Merger-and-acquisition (M&A) activity across the entire healthcare industry is likely to become even more frenzied--or at least sustain its current increased pace--over the next year, according to the "Life Sciences & Healthcare Sector Forecast" from the M&A intelligence service mergermarket, the law firm Epstein Becker & Green, P.C., and the investment bank Rodman & Renshaw. The forecast is based on second-quarter 2010 interviews with more than 75 U.S.-based healthcare investors.
Of the four sectors included in the survey--biotechnology/pharmaceuticals, medical device manufacturers/suppliers, healthcare providers/payers and healthcare services (e.g., information technology, hospital and practice management, telemedicine)--investors identified biotechnology/pharmaceuticals and healthcare services as the hottest, with 87 percent and 83 percent, respectively, expecting to see an increase in M&A activity. Fewer investors believed the medical device sector or healthcare providers/payers will experience accelerated M&A growth (74 percent and 67 percent, respectively). However, between 13 percent and 25 percent of investors expected M&A activity in all four sectors to maintain the increased pace established over the previous 12 months. Few investors thought that mergers and acquisitions will decrease in any sector. For example, only 8 percent anticipated a decline in M&A activity in the healthcare providers/payers sector.
Among healthcare providers and payers, investors thought that the hospitals and health systems subsector will face the most consolidation (31 percent), followed by long-term care facilities (21 percent), physician groups (18 percent), managed care and outpatient surgery centers (both at 13 percent), and ancillary providers such as pharmacy (4 percent).
Not surprisingly, government healthcare reform initiatives will be the biggest driver of M&A activity, according to 65 percent of investors. The Patient Protection and Affordable Care Act's "clear intent ... is to spur provider collaboration," said Robert Berg, an Atlanta, Ga.-based member of EpsteinBeckerGreen. "From hospital acquisitions of physician practices (with physicians then becoming employees of the hospitals), at one extreme, to the formation of large accountable care organizations [ACOs] comprising a wide variety of independent health care providers and provider groups, at the other extreme--and all manner of provider mergers and joint ventures in between--we are likely to see an unprecedented era of collaboration and consolidation among those who provide health care services."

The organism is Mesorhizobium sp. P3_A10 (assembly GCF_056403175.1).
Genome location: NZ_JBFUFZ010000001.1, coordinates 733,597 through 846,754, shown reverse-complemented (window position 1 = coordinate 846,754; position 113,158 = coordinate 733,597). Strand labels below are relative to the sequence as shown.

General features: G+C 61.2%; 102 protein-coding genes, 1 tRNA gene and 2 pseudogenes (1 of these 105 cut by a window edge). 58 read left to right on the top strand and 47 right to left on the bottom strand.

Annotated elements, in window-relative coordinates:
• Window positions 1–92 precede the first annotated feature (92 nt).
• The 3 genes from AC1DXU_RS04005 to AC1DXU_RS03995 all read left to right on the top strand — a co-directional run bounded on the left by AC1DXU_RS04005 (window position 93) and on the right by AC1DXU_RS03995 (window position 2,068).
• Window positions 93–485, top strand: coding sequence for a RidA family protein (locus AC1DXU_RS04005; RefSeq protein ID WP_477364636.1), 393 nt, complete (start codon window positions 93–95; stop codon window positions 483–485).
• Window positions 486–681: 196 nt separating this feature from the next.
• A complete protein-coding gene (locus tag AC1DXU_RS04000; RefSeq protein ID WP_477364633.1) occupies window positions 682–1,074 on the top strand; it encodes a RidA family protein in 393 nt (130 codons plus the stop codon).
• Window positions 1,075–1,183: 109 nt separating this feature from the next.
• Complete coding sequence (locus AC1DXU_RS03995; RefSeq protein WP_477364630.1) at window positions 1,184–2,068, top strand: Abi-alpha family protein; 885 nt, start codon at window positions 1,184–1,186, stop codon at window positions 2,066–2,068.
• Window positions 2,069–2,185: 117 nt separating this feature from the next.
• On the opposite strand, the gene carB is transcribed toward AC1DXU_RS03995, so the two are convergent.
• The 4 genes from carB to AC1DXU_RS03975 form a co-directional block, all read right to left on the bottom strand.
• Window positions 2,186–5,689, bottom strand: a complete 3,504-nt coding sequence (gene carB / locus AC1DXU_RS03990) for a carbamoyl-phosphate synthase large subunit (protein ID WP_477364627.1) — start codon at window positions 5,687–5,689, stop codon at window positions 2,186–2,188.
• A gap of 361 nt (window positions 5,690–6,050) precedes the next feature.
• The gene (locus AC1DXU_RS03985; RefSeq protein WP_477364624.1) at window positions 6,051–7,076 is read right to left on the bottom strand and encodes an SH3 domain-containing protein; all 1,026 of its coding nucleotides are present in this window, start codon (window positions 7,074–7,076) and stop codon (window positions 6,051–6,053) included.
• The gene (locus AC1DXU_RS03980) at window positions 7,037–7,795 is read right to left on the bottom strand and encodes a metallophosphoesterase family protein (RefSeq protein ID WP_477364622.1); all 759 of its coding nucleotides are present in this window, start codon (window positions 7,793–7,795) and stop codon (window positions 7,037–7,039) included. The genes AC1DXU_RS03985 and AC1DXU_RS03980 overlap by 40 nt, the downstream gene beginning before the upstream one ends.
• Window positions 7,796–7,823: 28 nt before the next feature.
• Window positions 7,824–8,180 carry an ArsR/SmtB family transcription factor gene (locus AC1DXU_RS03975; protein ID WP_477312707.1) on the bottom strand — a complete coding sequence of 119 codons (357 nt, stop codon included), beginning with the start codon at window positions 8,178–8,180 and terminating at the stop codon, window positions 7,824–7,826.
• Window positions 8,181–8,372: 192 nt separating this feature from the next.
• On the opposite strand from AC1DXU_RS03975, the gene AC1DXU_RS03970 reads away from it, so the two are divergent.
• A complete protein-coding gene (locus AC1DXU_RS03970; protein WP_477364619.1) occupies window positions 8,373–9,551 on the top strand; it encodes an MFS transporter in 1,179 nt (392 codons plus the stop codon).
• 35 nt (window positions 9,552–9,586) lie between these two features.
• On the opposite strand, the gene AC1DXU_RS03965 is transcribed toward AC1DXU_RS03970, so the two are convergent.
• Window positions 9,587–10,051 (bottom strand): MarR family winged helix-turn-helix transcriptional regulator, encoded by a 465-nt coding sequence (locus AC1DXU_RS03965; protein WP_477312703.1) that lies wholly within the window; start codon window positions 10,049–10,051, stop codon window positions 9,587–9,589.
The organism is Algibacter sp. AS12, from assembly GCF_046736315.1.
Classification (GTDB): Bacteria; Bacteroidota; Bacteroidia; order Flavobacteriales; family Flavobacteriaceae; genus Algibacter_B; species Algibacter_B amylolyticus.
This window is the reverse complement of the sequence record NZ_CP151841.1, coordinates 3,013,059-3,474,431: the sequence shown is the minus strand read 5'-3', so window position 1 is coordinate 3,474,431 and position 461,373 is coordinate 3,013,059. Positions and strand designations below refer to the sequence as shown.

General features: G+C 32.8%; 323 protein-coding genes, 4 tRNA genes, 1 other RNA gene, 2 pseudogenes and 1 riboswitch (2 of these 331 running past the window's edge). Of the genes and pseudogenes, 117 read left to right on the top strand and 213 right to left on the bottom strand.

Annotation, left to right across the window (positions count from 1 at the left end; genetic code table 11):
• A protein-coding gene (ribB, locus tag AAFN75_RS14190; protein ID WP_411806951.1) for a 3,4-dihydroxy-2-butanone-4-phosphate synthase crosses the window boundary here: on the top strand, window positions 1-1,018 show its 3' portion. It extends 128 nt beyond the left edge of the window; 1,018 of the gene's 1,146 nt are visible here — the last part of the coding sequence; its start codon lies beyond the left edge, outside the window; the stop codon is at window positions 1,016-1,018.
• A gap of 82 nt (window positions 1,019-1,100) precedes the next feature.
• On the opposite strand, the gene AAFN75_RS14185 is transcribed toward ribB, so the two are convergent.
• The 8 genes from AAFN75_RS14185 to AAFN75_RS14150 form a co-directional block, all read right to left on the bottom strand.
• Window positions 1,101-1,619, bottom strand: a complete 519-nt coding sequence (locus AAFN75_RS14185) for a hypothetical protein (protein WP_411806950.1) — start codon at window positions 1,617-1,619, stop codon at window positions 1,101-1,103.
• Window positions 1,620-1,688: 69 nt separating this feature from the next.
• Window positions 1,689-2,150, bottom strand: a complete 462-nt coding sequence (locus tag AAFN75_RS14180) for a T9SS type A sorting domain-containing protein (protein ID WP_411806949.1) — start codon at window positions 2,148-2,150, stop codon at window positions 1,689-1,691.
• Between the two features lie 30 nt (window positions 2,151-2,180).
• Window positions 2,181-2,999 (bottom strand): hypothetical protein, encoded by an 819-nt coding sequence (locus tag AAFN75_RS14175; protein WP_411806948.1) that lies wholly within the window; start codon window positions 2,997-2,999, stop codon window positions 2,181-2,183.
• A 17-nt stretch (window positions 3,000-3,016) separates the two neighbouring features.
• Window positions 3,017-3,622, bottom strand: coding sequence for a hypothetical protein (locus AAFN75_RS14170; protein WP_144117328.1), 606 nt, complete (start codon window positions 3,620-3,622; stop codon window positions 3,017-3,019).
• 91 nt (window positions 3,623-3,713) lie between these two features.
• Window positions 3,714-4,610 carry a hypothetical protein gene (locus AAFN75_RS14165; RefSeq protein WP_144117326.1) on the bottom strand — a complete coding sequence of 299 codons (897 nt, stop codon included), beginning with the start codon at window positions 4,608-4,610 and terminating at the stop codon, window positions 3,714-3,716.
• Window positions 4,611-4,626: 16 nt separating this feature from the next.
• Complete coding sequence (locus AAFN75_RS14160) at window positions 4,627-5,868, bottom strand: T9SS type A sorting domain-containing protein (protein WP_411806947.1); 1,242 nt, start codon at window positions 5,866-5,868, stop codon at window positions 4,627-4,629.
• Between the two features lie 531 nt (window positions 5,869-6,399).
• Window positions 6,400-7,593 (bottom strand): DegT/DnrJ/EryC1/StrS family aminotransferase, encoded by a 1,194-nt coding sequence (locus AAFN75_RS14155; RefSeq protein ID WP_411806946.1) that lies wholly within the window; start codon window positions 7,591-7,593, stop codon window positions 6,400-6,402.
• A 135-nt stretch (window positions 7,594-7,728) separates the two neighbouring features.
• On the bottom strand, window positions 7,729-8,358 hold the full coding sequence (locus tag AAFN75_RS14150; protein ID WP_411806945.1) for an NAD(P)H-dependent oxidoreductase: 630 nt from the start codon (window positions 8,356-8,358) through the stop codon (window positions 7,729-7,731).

Case in point: Last week, two Michigan hospitals--Marquette General Hospital and Bell Hospital in Ishpeming--announced the formation of a new ACO called Superior Health Partners, reports Healthcare Finance News. A brief search of Google News indicates that such affiliations are being reported on an almost weekly basis nationwide.
Only 5 percent of investors cited opportunities to acquire distressed companies as an important reason for M&A growth in this sector. However, 14 percent (each) of investors cited reimbursement opportunities and expansion strategies as key drivers, and obviously opportunities in both areas could be increased by the high concentrations of distressed companies throughout the sector.
In the healthcare services sector, 61 percent of investors overwhelmingly chose healthcare IT as the subsector most likely to experience an increase in M&A activity. Hospital/practice management came in a distant second at 14 percent. Here too, most investors (59 percent) think healthcare reform will be the primary impetus for M&A activity.
Among healthcare providers/payers, investors expected private-equity buyouts and mergers of equals to be the most common types of transactions, with both coming in at 33 percent. Those two types of transactions also should lead the healthcare services sector. However, investors believed there will be more private-equity buyouts (46 percent) than mergers of equals (26 percent).